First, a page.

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Michael Byers holds the Canada Research Chair in Global Politics and International Law at the University of British Columbia.

I once met a bear while hiking in the Rocky Mountains. A big bear, who squinted at me and sniffed the air. When I backed away, he followed me, muscles rippling beneath a grizzled hump.

With no trees to climb, I began to talk. "Good morning, Mr. Bear," I said, and asked about his health. I commented on the weather, told him of my plans and, after a minute of idle chatter, he shrugged and wandered off the path.

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I was reminded of this encounter when, last month, Foreign Minister Stéphane Dion announced a shift in foreign policy. From now on, Canada will seek to actively co-operate with Russia in the Arctic.

Mr. Dion justified the change on the basis that, together, Canada and Russia control 75 per cent of the Arctic: "Co-operation with Russia on the full range of Arctic issues is simply in our best interests. … The North is not a place for military confrontation or buildup."

Related: Ukraine warns Canada not to trust Russian co-operation over Arctic

Read more: What the U.S., Russia and other Arctic countries think about Canada

From the archives: Notes from the North: Globe journalists share their reporting highlights

The new policy will likely achieve its stated goal, because the Arctic is a remote, difficult, dangerous and expensive place in which to operate. Russia, battered by low oil prices and sanctions, knows that it cannot afford to militarize the region.

Nor does Russia have any incentive to seek a northern conflict. It already has enough territory in the Arctic, and vast oil reserves located in uncontested coastal waters. Its military, moreover, is fully occupied elsewhere.

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For Canada, similar calculations apply. It would cost many billions of dollars to equip the Canadian Forces with state-to-state war fighting capabilities in the Arctic.

Implicit in Mr. Dion's justification for the change is a belief that Arctic relations can be treated separately from the crises in Syria and Ukraine. But the breakdown in relations between Russia and the West is, in fact, the main reason why Canada's new policy of polar rapprochement is needed.

Russia is isolated and agitated. As its economy implodes, President Vladimir Putin protects his position by stirring up nationalist sentiments – mostly against the United States.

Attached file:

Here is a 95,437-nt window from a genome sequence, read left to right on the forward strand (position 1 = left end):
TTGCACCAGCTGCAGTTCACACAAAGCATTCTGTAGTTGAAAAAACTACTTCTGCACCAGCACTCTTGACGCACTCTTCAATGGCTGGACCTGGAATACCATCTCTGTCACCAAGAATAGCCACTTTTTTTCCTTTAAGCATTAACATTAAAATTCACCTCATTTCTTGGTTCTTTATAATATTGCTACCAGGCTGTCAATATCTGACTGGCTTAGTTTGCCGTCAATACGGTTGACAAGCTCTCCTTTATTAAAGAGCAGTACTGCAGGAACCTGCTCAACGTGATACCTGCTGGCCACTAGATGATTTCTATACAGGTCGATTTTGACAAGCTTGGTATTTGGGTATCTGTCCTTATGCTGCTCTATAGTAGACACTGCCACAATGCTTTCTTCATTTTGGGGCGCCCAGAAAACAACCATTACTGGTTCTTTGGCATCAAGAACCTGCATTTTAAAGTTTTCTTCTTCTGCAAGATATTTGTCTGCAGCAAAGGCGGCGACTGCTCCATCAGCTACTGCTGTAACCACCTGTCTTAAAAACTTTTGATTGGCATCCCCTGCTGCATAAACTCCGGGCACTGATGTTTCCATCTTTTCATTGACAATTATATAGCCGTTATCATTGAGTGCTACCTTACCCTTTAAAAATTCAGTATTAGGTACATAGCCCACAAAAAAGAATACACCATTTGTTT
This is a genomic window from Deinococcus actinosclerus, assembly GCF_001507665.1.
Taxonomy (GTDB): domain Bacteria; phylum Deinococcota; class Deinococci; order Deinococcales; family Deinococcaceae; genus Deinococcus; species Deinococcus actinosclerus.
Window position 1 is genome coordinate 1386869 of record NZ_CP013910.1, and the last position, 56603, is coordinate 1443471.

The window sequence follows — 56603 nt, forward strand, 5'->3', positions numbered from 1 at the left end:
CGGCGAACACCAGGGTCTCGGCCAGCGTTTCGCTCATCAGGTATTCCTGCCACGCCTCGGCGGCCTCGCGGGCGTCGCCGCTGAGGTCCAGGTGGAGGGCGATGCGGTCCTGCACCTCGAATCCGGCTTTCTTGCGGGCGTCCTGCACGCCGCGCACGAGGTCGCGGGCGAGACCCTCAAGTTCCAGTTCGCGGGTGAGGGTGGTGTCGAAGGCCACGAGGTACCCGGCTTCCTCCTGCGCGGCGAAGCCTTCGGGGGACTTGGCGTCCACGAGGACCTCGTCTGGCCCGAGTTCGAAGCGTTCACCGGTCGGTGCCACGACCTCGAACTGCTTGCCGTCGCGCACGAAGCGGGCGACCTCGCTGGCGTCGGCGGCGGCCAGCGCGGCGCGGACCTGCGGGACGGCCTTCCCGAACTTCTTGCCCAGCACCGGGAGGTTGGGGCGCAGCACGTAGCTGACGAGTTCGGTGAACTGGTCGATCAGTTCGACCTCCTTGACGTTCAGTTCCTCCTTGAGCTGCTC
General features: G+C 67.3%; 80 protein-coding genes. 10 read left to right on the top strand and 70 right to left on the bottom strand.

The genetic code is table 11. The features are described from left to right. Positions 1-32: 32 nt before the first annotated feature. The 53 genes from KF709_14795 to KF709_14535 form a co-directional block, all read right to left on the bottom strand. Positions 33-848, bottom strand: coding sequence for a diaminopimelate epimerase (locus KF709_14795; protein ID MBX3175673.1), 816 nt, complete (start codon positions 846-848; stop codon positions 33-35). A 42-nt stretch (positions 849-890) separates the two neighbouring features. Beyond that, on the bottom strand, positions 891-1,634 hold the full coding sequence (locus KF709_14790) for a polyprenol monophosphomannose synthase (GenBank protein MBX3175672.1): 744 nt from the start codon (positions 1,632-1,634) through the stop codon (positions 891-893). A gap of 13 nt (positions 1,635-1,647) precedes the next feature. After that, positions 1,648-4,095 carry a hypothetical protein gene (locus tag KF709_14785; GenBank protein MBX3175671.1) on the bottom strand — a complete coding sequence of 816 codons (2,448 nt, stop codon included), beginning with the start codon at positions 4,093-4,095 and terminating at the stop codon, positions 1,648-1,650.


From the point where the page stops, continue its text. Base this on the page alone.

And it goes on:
Russians worry about the deployment of U.S. missile defence in Eastern Europe. They believe that the North Atlantic Treaty Organization is encircling them as it expands eastward. The annexation of Crimea is, from this perspective, just the latest effort to hold off an aggressive, intentionally destabilizing West.

Russians see the war in Syria as a necessary defence of sovereignty against outside intervention, of stability against Western-induced regime change and chaos. They believe they are acting legally in Syria, because they were invited by the government of Bashar al-Assad.

Russians recoil against the language being used against them. Last month, Samantha Power, the U.S. ambassador to the UN, told the Security Council that "what Russia is sponsoring and doing [in Syria] is not counter-terrorism, it is barbarism."

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Russians see the world differently than we do. They might be wrong. They might even be paranoid. But a bear that feels threatened will often charge. And just as a grizzly will stand on its hind legs to make itself more intimidating; last week, Russia conducted three ballistic missiles tests.

Today, the world is closer to nuclear war than at any time since the Cuban missile crisis. The smallest incident could spiral out of control. Imagine what might happen if a U.S. fighter jet were mistakenly shot down by a Russian anti-aircraft missile, or Russian troops were struck by a U.S. bomb.

Talking Russia back from the brink will not be easy. Negotiations between the United States and Russia have broken off. Earlier this month, Russia was backed into a corner by a strongly worded draft UN Security Council resolution to end the bombing of Aleppo, and used its council veto to get out.

Enter Mr. Dion who, because of Canada's size and geographic position, can engage Russia directly on Arctic issues. Just as importantly, the Arctic is a topic on which Russia is willing to be engaged.

Negotiations on Arctic co-operation might seem peripheral to the hostile exchanges taking place in the Security Council, but they are not. Mr. Dion's move creates a new opportunity for East-West dialogue at a time when polite conversations are desperately needed.

Expect Mr. Dion to visit Moscow soon, to demonstrate that constructive talks are possible. As a Canadian, he knows how to deal with bears. Don't turn your back; don't get too close; and never stop talking.

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